Biggest PR Winner of the Election: Howard Dean may have mobilized bloggers, but people from all across the political spectrum got into the game and moved blogging from a hobby to, well, a hobby that can have an impact on people’s lives. The power of instantaneous, global communication was evident this election year, and it was pretty much due to word-of-mouth marketing. It’s not surprising that blogging’s rise has coincided with the rebirth of successful dot-com companies. Though it’s not been mentioned, the Internet and everyone who does business on it may be the biggest beneficiaries of this year’s election.

The Election’s Teflon Award Goes To: For all the conspiracy theories we hear about Halliburton, no one outside of the Democratic Party seems to care. Halliburton’s stock has risen almost 50% over the past year, and the company has shaken off one allegation after the other. Investors and Wall Street actually do pay attention to non-economic forces, but they’ve apparently seen no reason to be concerned with all the bad media Halliburton has gotten. Sometimes just shutting up and executing on your business plan is enough to make people forget the rumors and innuendo (and in some cases, the facts).

Worst PR For a Technology: If blogs made out like bandits as a result of this election, electronic voting is on the flipside of the coin. After the Florida debacle in 2000, a lot of people said electronic voting was not only the wave of the future, but absolutely necessary. Unfortunately, there have been electronic voting problems, and one company in the sector, Diebold, finds itself accused of defrauding the State of California. Like the fervor that drove dot-com stocks high, and the resulting disappointment that saw those stocks crash, the untested technology and unfulfilled promise of electronic voting has dealt the concept a serious blow. Simply put, you don’t bring a product to market unless it’s ready for primetime.

Worst PR Move: Howard Dean’s “scream” in Iowa. Dean went from the covers of “Time” and “Newsweek” to the electoral bench quicker than a pop singer shuffling off the stage after her band “played the wrong song.” Dean’s exuberance during his consolation speech after the Iowa Caucus forever doomed him and left many with an image of beaten, crazed man. His lesson to all of us is to remember that when we’re in public, on television no less, we’re representing our company and our product. In this case, Dean being the product, his scream signaled a serious price cut.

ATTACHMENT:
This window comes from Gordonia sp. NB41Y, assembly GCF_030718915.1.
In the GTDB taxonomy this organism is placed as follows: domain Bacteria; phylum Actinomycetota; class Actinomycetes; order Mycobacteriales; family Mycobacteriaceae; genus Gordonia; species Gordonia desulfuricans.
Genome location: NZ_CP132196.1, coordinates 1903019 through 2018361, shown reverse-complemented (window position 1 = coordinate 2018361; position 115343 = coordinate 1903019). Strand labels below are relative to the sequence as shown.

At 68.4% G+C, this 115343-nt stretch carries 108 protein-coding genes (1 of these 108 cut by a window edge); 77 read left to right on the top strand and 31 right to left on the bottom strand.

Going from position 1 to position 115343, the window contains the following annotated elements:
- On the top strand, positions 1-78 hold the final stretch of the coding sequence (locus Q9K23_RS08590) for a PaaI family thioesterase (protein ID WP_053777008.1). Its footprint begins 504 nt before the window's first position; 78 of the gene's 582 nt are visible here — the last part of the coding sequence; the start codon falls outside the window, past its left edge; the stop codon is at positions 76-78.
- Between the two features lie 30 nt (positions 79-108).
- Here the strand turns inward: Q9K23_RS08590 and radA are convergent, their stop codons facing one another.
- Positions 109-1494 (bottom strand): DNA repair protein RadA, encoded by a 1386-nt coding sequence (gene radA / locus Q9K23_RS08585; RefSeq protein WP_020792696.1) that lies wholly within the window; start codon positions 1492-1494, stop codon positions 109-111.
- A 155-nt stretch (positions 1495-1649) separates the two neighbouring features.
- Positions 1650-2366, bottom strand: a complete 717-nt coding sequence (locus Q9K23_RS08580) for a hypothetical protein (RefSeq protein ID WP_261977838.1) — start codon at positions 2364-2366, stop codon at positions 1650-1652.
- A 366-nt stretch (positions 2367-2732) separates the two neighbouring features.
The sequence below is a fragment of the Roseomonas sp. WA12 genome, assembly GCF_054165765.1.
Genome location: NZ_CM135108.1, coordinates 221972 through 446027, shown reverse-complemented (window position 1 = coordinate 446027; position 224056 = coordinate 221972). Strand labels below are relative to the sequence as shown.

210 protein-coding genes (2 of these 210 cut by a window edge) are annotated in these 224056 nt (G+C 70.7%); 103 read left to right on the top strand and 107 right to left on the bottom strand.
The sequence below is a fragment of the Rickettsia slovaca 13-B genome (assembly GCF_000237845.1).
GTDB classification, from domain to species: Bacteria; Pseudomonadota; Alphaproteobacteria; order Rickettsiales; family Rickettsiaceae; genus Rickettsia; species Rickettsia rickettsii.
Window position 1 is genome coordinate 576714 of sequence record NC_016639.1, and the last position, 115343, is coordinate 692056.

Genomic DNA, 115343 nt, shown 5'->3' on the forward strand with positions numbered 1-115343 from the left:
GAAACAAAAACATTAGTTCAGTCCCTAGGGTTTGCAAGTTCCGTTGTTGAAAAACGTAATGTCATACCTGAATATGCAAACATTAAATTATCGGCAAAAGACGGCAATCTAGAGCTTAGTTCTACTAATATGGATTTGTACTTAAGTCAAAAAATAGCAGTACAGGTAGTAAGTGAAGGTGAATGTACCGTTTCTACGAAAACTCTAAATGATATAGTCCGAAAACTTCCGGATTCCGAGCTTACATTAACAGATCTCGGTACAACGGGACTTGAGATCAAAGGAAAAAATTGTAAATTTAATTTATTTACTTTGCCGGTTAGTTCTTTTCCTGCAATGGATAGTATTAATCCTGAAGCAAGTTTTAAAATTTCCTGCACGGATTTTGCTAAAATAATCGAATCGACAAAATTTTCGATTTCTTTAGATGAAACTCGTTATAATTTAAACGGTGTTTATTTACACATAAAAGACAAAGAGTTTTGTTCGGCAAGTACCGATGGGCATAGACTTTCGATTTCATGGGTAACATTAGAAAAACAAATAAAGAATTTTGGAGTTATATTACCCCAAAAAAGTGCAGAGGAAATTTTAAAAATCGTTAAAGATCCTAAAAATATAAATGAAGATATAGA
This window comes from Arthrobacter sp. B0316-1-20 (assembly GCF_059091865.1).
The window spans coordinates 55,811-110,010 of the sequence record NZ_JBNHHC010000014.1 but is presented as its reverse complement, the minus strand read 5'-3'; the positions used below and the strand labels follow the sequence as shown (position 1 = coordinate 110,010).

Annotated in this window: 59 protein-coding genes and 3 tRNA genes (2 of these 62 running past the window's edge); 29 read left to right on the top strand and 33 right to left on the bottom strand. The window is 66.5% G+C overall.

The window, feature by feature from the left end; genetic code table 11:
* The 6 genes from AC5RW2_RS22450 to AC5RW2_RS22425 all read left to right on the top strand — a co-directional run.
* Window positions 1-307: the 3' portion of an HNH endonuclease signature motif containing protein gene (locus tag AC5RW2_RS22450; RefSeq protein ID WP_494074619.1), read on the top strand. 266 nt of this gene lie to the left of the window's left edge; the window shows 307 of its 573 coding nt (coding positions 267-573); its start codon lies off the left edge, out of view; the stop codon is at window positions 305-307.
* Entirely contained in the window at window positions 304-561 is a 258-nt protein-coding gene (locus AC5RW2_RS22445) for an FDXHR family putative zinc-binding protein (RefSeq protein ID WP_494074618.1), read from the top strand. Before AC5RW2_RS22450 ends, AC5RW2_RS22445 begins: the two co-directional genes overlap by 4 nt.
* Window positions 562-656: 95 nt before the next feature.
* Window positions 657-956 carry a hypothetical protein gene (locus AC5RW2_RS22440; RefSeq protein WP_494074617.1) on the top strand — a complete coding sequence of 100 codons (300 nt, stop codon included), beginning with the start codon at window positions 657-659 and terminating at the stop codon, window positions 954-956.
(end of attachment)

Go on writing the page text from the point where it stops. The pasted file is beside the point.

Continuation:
Worst Flip-Flop: For someone who had his scenes deleted from “The First Wives Club,” Jon Stewart has certainly made a name for himself. For the better part of the past two or three years, Stewart has been riding high on the PR hog, racking up features and profiles in the media like he’s going out of style. But Stewart’s recent appearance on CNN’s “Crossfire” hasn’t made him many friends in the media, which has shown a fawning willingness to kowtow to the “fake” news show host. The ratings for Stewart’s show were once being used to showcase his rising popularity, but now they’re being used to showcase his relative obscurity. (Case in point: while I’m well aware of the show, I have no clue what time it’s on, or where Comedy Central is on my cable; but the Cartoon Network is Channel 22, in case you wanted to know.) Stewart’s lambasting of “Crossfire” was unintentionally funny, well-meaning, and a stupid PR move. I’m just surprised that no one has bothered to point out that Stewart essentially called people who watch the show, and others like it, stupid – not exactly the best way to build a broader audience. He would have been better-served by coming off less creepy and bitter and more intelligent, not as someone who is superior. Preaching doesn’t normally equate to good PR outside of a house of worship.

Biggest Loser of the Election: Hi, does anyone remember me? You know, the American citizen and voter? Swift boats, National Guard service, first ladies, meaningless debates, etc., the list goes on and on. Raise your hand if you actually know what anyone’s real plan for health care, social security, Iraq, North Korea and taxes is. The media didn’t work in the people’s best interest, and the candidates pandered to the media.

This article, written by Ben Silverman, originally appeared in PR Fuel (http://www.ereleases.com/prfuel), a free weekly newsletter from eReleases (http://www.ereleases.com), the online leader in affordable press release distribution. To subscribe to PR Fuel, visit: http://www.ereleases.com/prfuel/subscribe/.